Human monocyte-derived macrophages were generated as described [33]. Briefly, purified monocytes were incubated for 6 days in the presence of 50 ng/ml of human M-CSF (Miltenyi Biotec), with medium changes every 2 days. The differentiated macrophages were washed, counted, and stimulated as described above.

Cell lines

HEK293FT and RAW 264.7 cells were cultured in DMEM supplemented with 10% FBS and 1% penicillin/streptomycin. A low passage number (0 to 20) of both cell lines were maintained in 100 mm × 20 mm plates for adherent cells (Sarstedt, Nümbrecht, Germany).


B. burgdorferi s.s. strain 297, clone Bb914 [59] and strain B31, clone 5A15 [60] were used throughout. The spirochetes were grown in BSK-H medium (Sigma-Aldrich, Madrid, Spain) in 5-ml tubes at 34°C and counted in a dark field microscope (Zeiss, Munich, Germany).

Murine infections

Mice were subcutaneously infected in the midline of the back with 105 B. burgdorferi B31 clone 5A15, using a solution of 2× washed mid-log phase bacteria in PBS at a concentration of 106 spirochetes/ml [39]. At killing, the hearts were cut in half through bisections across the atria and ventricles to isolate DNA and RNA using the AllPrep DNA/RNA/miRNA Universal Kit (Qiagen, Las Rozas de Madrid, Spain) following the manufacturer’s recommendations. Bacterial burdens were measured from heart DNA by quantitative polymerase chain reaction (qPCR) targeting recA relative to the murine gene, Rpl19. RNA was reverse-transcribed with M-MLV (Thermo Fisher Scientific) and used to perform real-time PCR to determine the expression levels of Tnf, Adgre1, Itgam, and Irf4 relative to Rpl19, as before. The isolated RNA from infected hearts was also employed to perform comparative RNA-seq transcriptomics analysis.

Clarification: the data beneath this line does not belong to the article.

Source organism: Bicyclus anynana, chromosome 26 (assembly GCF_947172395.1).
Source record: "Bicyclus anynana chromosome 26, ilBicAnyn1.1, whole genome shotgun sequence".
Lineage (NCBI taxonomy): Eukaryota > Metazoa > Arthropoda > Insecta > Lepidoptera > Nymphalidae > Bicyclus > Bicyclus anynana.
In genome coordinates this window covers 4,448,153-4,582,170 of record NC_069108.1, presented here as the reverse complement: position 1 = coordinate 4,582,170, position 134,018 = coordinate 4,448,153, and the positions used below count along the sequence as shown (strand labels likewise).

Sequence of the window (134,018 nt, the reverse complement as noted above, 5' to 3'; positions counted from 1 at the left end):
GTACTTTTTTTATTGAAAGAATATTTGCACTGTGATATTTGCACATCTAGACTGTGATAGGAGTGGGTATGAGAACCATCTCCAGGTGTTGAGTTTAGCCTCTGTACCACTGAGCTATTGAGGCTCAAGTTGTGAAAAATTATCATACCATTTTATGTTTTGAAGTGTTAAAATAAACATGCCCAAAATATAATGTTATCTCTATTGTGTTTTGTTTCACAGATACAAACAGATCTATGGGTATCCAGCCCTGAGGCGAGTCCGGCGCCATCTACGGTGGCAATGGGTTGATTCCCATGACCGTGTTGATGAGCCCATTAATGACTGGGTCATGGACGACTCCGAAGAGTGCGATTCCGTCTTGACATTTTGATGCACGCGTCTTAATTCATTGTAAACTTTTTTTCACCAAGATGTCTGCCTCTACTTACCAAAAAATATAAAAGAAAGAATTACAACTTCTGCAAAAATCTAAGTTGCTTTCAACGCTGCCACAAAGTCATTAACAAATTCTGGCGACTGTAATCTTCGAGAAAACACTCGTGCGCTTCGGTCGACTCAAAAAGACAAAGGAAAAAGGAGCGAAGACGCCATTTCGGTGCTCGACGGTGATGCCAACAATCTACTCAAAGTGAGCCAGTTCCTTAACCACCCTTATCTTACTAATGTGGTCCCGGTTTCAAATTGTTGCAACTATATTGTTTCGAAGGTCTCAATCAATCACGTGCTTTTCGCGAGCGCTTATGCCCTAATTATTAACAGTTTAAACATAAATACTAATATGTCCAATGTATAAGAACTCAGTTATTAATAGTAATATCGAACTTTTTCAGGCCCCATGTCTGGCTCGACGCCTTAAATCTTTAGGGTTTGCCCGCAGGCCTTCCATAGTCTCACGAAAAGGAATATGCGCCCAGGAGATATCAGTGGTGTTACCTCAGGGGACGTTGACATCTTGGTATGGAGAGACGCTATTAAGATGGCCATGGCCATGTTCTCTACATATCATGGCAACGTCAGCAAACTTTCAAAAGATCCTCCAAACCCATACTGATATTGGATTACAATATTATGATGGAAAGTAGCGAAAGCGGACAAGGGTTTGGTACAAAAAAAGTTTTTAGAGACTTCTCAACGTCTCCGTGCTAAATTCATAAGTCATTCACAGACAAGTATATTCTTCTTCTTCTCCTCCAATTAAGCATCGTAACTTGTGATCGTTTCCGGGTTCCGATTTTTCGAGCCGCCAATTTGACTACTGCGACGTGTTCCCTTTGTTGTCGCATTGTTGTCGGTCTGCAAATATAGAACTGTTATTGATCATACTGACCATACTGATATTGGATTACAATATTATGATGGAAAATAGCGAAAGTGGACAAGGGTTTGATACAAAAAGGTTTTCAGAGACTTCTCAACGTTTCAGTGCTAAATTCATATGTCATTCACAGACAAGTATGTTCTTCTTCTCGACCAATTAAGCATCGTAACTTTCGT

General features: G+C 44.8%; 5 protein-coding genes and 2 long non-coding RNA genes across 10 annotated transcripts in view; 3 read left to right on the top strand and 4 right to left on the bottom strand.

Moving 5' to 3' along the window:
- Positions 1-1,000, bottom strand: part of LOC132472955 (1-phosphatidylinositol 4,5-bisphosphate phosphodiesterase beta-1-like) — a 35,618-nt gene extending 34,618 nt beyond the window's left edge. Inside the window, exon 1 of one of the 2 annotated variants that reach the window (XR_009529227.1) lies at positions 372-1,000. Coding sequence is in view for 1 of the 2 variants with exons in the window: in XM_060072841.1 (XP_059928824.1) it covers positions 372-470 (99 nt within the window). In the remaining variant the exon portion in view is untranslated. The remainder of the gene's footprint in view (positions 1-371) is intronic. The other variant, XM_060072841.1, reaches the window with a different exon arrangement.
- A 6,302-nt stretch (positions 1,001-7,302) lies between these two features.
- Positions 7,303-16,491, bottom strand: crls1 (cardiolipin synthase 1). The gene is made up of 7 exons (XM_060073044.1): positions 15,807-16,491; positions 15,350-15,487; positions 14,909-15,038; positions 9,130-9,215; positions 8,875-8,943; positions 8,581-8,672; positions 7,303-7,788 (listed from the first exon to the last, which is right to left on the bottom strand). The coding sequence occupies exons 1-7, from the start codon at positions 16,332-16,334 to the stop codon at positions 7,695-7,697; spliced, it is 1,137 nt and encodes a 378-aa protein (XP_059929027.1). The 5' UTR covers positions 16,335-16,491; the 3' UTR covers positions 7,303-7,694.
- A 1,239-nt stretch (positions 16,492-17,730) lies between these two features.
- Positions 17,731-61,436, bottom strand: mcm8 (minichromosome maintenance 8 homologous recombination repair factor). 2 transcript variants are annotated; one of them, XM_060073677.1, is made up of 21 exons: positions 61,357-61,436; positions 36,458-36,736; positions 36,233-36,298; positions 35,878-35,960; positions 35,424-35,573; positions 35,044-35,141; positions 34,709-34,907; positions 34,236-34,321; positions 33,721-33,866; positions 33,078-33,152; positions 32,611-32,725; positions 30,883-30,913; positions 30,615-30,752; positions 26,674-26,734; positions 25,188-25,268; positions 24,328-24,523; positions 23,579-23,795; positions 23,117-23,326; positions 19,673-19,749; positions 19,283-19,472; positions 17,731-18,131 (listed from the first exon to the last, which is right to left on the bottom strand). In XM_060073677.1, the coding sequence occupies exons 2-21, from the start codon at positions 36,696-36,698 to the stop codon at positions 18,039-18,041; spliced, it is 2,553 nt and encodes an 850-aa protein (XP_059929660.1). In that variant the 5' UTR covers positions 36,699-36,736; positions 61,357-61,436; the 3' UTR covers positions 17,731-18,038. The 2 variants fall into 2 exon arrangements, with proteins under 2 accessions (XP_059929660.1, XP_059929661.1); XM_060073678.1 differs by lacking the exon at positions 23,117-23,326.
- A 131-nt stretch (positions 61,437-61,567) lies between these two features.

After killing, blood was quickly obtained by intracardiac puncture to isolate RNA as follows: 200 μl of blood were vigorously mixed with 800 μl of TRIzol (Thermo Fisher Scientific), incubated at room temperature for 5 minutes and mixed with 200-μl chloroform (Sigma-Aldrich). The mixture was centrifuged at 12,000 xg for 15 minutes at 4°C and the upper layer was transferred to a new tube and precipitated with 500-μl isopropanol (Panreac AppliChem, Castellar del Vallès, Spain). The RNA was resuspended in 750-μl ethanol 75%, loaded into Nucleospin RNA columns (Nucleospin RNA kit, Macherey-Nagel, Düren, Germany), and eluted following the manufacturer’s recommendations. The expression levels of Irf4 were determined relative to Rpl19 by real-time RT-PCR from reverse-transcribed RNA.